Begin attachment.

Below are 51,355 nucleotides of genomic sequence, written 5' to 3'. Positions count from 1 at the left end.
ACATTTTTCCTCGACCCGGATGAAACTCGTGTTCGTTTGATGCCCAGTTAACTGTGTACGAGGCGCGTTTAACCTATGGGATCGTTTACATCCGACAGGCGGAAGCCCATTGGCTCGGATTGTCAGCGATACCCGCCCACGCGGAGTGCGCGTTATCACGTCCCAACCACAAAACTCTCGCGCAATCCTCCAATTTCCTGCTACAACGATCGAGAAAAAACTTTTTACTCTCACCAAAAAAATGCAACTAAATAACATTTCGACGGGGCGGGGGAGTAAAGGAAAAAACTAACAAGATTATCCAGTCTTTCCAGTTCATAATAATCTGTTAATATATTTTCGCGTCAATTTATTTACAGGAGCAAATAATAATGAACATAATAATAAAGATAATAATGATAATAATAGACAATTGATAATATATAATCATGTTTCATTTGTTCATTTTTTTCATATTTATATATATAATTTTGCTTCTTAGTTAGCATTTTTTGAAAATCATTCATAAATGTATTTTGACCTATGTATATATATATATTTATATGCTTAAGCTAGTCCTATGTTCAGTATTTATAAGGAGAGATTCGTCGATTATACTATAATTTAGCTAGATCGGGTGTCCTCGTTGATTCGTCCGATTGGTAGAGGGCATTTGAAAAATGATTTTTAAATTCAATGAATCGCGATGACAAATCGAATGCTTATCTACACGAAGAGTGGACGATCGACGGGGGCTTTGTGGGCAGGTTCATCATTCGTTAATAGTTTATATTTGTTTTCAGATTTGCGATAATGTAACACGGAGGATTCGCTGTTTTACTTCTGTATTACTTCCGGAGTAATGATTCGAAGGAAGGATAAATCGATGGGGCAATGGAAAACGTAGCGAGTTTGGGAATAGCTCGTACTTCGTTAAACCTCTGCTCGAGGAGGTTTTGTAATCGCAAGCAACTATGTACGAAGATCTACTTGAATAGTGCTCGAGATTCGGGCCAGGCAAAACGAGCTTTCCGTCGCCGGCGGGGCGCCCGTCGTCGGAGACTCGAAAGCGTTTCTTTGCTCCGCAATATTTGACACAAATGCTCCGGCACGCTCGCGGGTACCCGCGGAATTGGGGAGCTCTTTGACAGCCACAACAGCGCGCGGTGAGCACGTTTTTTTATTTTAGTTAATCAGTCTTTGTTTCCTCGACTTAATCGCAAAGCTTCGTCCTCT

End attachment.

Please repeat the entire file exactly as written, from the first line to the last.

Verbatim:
Below are 51,355 nucleotides of genomic sequence, written 5' to 3'. Positions count from 1 at the left end.
ACATTTTTCCTCGACCCGGATGAAACTCGTGTTCGTTTGATGCCCAGTTAACTGTGTACGAGGCGCGTTTAACCTATGGGATCGTTTACATCCGACAGGCGGAAGCCCATTGGCTCGGATTGTCAGCGATACCCGCCCACGCGGAGTGCGCGTTATCACGTCCCAACCACAAAACTCTCGCGCAATCCTCCAATTTCCTGCTACAACGATCGAGAAAAAACTTTTTACTCTCACCAAAAAAATGCAACTAAATAACATTTCGACGGGGCGGGGGAGTAAAGGAAAAAACTAACAAGATTATCCAGTCTTTCCAGTTCATAATAATCTGTTAATATATTTTCGCGTCAATTTATTTACAGGAGCAAATAATAATGAACATAATAATAAAGATAATAATGATAATAATAGACAATTGATAATATATAATCATGTTTCATTTGTTCATTTTTTTCATATTTATATATATAATTTTGCTTCTTAGTTAGCATTTTTTGAAAATCATTCATAAATGTATTTTGACCTATGTATATATATATATTTATATGCTTAAGCTAGTCCTATGTTCAGTATTTATAAGGAGAGATTCGTCGATTATACTATAATTTAGCTAGATCGGGTGTCCTCGTTGATTCGTCCGATTGGTAGAGGGCATTTGAAAAATGATTTTTAAATTCAATGAATCGCGATGACAAATCGAATGCTTATCTACACGAAGAGTGGACGATCGACGGGGGCTTTGTGGGCAGGTTCATCATTCGTTAATAGTTTATATTTGTTTTCAGATTTGCGATAATGTAACACGGAGGATTCGCTGTTTTACTTCTGTATTACTTCCGGAGTAATGATTCGAAGGAAGGATAAATCGATGGGGCAATGGAAAACGTAGCGAGTTTGGGAATAGCTCGTACTTCGTTAAACCTCTGCTCGAGGAGGTTTTGTAATCGCAAGCAACTATGTACGAAGATCTACTTGAATAGTGCTCGAGATTCGGGCCAGGCAAAACGAGCTTTCCGTCGCCGGCGGGGCGCCCGTCGTCGGAGACTCGAAAGCGTTTCTTTGCTCCGCAATATTTGACACAAATGCTCCGGCACGCTCGCGGGTACCCGCGGAATTGGGGAGCTCTTTGACAGCCACAACAGCGCGCGGTGAGCACGTTTTTTTATTTTAGTTAATCAGTCTTTGTTTCCTCGACTTAATCGCAAAGCTTCGTCCTCT